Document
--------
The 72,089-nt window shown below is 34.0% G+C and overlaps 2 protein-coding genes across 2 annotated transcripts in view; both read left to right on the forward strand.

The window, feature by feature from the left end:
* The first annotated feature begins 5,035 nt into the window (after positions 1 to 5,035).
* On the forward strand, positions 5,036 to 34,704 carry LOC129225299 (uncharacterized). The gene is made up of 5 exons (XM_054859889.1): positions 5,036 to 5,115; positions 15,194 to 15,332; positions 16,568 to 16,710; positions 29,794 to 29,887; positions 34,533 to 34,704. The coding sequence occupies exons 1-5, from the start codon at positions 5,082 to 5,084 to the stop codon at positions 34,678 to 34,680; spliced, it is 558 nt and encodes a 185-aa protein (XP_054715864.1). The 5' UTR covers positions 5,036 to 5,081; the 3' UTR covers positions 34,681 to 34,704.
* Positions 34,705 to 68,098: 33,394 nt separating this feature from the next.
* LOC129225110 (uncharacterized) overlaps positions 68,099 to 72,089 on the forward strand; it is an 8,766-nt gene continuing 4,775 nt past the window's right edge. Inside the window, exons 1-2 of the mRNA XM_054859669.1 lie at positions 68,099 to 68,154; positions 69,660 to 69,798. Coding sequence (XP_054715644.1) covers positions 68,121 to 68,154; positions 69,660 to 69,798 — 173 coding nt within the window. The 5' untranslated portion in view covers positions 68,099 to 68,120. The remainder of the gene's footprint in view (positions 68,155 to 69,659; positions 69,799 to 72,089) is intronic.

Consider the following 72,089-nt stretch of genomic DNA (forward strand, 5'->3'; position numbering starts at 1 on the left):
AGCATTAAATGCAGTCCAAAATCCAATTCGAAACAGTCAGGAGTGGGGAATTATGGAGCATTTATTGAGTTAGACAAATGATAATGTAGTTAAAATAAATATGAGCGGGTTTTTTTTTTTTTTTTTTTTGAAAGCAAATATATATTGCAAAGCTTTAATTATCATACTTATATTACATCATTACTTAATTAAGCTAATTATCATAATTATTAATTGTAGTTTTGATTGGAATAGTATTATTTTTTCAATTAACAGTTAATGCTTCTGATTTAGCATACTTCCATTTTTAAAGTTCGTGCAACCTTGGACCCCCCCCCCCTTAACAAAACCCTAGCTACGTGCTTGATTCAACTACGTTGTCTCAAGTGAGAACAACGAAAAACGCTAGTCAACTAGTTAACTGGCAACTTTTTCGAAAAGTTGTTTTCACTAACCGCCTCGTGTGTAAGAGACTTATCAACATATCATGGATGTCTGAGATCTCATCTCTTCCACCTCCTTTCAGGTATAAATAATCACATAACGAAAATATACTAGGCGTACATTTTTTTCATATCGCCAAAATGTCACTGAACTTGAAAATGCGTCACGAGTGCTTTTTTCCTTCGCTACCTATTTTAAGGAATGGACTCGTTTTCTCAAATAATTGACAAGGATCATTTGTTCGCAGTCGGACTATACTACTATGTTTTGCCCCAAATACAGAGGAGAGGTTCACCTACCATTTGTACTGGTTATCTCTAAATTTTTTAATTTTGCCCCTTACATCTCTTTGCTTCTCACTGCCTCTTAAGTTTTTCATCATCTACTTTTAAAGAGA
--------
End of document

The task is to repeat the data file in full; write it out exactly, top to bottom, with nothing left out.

The 72,089-nt window shown below is 34.0% G+C and overlaps 2 protein-coding genes across 2 annotated transcripts in view; both read left to right on the forward strand.

The window, feature by feature from the left end:
* The first annotated feature begins 5,035 nt into the window (after positions 1 to 5,035).
* On the forward strand, positions 5,036 to 34,704 carry LOC129225299 (uncharacterized). The gene is made up of 5 exons (XM_054859889.1): positions 5,036 to 5,115; positions 15,194 to 15,332; positions 16,568 to 16,710; positions 29,794 to 29,887; positions 34,533 to 34,704. The coding sequence occupies exons 1-5, from the start codon at positions 5,082 to 5,084 to the stop codon at positions 34,678 to 34,680; spliced, it is 558 nt and encodes a 185-aa protein (XP_054715864.1). The 5' UTR covers positions 5,036 to 5,081; the 3' UTR covers positions 34,681 to 34,704.
* Positions 34,705 to 68,098: 33,394 nt separating this feature from the next.
* LOC129225110 (uncharacterized) overlaps positions 68,099 to 72,089 on the forward strand; it is an 8,766-nt gene continuing 4,775 nt past the window's right edge. Inside the window, exons 1-2 of the mRNA XM_054859669.1 lie at positions 68,099 to 68,154; positions 69,660 to 69,798. Coding sequence (XP_054715644.1) covers positions 68,121 to 68,154; positions 69,660 to 69,798 — 173 coding nt within the window. The 5' untranslated portion in view covers positions 68,099 to 68,120. The remainder of the gene's footprint in view (positions 68,155 to 69,659; positions 69,799 to 72,089) is intronic.

Consider the following 72,089-nt stretch of genomic DNA (forward strand, 5'->3'; position numbering starts at 1 on the left):
AGCATTAAATGCAGTCCAAAATCCAATTCGAAACAGTCAGGAGTGGGGAATTATGGAGCATTTATTGAGTTAGACAAATGATAATGTAGTTAAAATAAATATGAGCGGGTTTTTTTTTTTTTTTTTTTTGAAAGCAAATATATATTGCAAAGCTTTAATTATCATACTTATATTACATCATTACTTAATTAAGCTAATTATCATAATTATTAATTGTAGTTTTGATTGGAATAGTATTATTTTTTCAATTAACAGTTAATGCTTCTGATTTAGCATACTTCCATTTTTAAAGTTCGTGCAACCTTGGACCCCCCCCCCCTTAACAAAACCCTAGCTACGTGCTTGATTCAACTACGTTGTCTCAAGTGAGAACAACGAAAAACGCTAGTCAACTAGTTAACTGGCAACTTTTTCGAAAAGTTGTTTTCACTAACCGCCTCGTGTGTAAGAGACTTATCAACATATCATGGATGTCTGAGATCTCATCTCTTCCACCTCCTTTCAGGTATAAATAATCACATAACGAAAATATACTAGGCGTACATTTTTTTCATATCGCCAAAATGTCACTGAACTTGAAAATGCGTCACGAGTGCTTTTTTCCTTCGCTACCTATTTTAAGGAATGGACTCGTTTTCTCAAATAATTGACAAGGATCATTTGTTCGCAGTCGGACTATACTACTATGTTTTGCCCCAAATACAGAGGAGAGGTTCACCTACCATTTGTACTGGTTATCTCTAAATTTTTTAATTTTGCCCCTTACATCTCTTTGCTTCTCACTGCCTCTTAAGTTTTTCATCATCTACTTTTAAAGAGA